Two Sonoma County nonprofit conservation groups, Sonoma Land Trust and LandPaths, have announced the creation of a new 554-acre nature preserve on the Bohemia Ranch located between Occidental and Monte Rio near Camp Meeker. The forested land adjacent to the famous Bohemian Grove contains a waterfall, camping potential and fields of rare plants. The new preserve, named the Bohemia Ecological Preserve, was created through the purchase of a conservation easement by Sonoma Land Trust and a pending donation of the restricted land by Ted and Phyllis Swindells to LandPaths, which will manage the property for resource protection and public use.
“It is inspiring to see two of our leading land organizations — Sonoma Land Trust and LandPaths — come together to craft a deal that will not only protect this spectacular property for all time, but also ensure that the public has access to it without burdening our parks budget,” said Sonoma County Fifth District Supervisor Efren Carrillo.
Bohemia Ranch has long been sought by West County residents as a park. In the late 1990s, Grateful Dead drummer Mickey Hart headlined a benefit concert to raise money for a purchase, but the property was sold with some conservation restrictions. A second effort to create a county regional park in 2010 faltered as funding diminished.
It was then that a collaboration formed between the nonprofit organizations, Sonoma Land Trust and LandPaths — and the Swindells and the W. Parish family (which was interested in purchasing a portion of the ranch) — to explore the idea of an accessible preserve on a portion of the ranch.
“These times with uncertain public funding push us to be creative,” said Ralph Benson, Sonoma Land Trust executive director. “While it won’t be a public park, much of the land will be opened to public use by LandPaths. LandPaths has extensive experience in connecting people with the land and will be an innovative steward of this special property.”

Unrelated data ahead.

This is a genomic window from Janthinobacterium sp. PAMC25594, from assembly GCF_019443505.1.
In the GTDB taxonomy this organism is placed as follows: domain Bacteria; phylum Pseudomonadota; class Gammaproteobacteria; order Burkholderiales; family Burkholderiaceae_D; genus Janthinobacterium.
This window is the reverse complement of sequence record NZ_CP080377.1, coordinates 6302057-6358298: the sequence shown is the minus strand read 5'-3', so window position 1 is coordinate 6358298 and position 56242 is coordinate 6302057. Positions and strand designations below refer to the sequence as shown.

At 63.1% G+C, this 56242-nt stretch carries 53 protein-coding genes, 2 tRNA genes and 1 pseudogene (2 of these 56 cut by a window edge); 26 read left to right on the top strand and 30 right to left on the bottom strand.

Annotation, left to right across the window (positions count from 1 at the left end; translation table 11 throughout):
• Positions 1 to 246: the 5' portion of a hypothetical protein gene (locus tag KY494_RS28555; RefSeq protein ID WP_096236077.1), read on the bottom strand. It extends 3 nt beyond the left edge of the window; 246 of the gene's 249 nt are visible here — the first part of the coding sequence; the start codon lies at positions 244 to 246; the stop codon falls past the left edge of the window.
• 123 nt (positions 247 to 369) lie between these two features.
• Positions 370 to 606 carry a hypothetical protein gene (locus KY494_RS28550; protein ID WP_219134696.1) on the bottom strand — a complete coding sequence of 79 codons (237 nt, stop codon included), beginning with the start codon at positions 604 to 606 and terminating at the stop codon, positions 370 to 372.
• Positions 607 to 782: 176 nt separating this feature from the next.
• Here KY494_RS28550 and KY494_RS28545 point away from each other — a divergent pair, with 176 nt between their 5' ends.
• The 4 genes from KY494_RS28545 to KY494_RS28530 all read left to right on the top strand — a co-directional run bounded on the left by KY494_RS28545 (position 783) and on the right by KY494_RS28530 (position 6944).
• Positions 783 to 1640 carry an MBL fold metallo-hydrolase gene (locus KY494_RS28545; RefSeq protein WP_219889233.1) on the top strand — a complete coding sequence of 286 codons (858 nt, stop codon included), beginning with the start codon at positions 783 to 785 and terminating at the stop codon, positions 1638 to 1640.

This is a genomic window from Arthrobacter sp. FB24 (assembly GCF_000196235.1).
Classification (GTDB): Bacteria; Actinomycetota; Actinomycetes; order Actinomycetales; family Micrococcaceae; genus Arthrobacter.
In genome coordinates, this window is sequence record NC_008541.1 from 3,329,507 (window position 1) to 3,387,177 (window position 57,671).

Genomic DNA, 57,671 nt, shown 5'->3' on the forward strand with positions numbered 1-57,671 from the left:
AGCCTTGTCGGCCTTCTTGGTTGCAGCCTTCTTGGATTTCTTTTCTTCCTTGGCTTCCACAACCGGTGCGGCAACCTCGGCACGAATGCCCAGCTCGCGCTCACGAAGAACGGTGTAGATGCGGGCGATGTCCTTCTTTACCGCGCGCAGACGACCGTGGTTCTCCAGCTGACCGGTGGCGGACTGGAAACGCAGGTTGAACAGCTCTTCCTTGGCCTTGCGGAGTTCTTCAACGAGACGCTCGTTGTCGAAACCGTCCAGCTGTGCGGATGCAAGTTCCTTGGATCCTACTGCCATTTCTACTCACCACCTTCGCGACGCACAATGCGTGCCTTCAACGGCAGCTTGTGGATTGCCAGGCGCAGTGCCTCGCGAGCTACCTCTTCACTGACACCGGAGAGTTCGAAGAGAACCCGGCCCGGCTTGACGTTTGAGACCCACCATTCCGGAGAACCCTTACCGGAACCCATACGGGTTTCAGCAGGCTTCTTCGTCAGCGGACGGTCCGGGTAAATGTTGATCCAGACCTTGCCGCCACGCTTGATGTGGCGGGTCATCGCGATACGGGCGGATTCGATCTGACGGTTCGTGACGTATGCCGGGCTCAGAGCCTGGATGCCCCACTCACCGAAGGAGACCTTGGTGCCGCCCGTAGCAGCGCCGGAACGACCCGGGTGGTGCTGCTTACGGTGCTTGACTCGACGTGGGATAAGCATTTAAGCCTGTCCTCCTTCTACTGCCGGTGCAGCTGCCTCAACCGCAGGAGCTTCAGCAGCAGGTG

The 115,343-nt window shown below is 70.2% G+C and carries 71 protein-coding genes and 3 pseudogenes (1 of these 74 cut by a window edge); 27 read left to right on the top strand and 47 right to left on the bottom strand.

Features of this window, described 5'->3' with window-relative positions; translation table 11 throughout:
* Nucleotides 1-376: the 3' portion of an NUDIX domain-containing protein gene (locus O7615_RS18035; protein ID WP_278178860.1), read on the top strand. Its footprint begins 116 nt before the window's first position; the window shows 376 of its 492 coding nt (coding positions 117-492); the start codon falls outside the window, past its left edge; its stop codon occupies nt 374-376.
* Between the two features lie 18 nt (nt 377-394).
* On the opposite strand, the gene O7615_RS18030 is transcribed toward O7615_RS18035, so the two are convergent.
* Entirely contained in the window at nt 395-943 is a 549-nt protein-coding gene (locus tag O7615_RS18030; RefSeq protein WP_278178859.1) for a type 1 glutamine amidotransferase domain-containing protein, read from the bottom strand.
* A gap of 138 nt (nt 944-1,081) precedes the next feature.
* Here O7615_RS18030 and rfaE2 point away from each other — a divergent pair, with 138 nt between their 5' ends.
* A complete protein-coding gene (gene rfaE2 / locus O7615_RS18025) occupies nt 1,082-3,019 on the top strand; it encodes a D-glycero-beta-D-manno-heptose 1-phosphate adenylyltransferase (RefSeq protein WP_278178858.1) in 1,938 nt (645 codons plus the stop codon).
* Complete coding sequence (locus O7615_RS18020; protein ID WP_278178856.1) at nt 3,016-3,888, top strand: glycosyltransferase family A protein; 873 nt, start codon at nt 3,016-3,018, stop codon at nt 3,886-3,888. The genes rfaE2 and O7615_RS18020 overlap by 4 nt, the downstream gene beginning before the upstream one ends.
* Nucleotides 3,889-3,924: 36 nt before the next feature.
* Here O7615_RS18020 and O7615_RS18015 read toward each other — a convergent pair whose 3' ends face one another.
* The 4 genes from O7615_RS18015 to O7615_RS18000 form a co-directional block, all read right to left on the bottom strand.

Sonoma Land Trust purchased the conservation easement that extinguished the development rights over four parcels of land totaling 554 acres for $1.45 million. Purchase funds were provided by the Gordon and Betty Moore Foundation. The Parish family purchased 352 acres of the ranch and agreed to work with LandPaths to provide trail access across a part of their private land and to cooperate in the management of a shared watershed. The Swindells and the Parishes have pledged to provide $100,000 in seed funds for the management and stewardship of the preserve.
“Once again, the Sonoma Land Trust has found an innovative way to protect a very special and beautiful part of Sonoma County,” said Craig Anderson, LandPaths executive director. “We are grateful for the opportunity to both introduce — and in many cases — reintroduce people to this stunning landscape in the coming months. I have great faith that the West County community and beyond will get engaged in this effort for the long term.”
While Bohemia Ranch has long been known for its year-round waterfall, it also harbors a wealth of natural resources. A variety of habitats, including biologically diverse forestlands, riparian woodlands and rare serpentine communities, support a wide array of plant and animal species. The serpentine soils, creeks and varied terrain contribute to the presence of unusual plant species, including Pennel’s bird’s beak (which is federally listed as endangered), Baker’s manzanita, Crystal Springs lessinga and serpentine reed grass. The habitat types found on the property support a wide range of birds and wildlife, such as osprey, pileated woodpecker, northwestern pond turtle and dusky-footed wood rat. Species of special concern on the preserve are the northern spotted owl and steelhead trout, both federally threatened.
The Sonoma Land Trust will continue to monitor the conservation easement over the original ranch property as well as the new, more restrictive easement over the newly formed preserve.
About the Sonoma Land Trust
Since 1976, the Sonoma Land Trust has protected nearly 27,000 acres of scenic, natural, agricultural and open land in and around Sonoma County for future generations.
About LandPathsFounded in 1997, LandPaths provides exceptional learning experiences and inspires lifelong environmental and community stewardship by connecting people to land.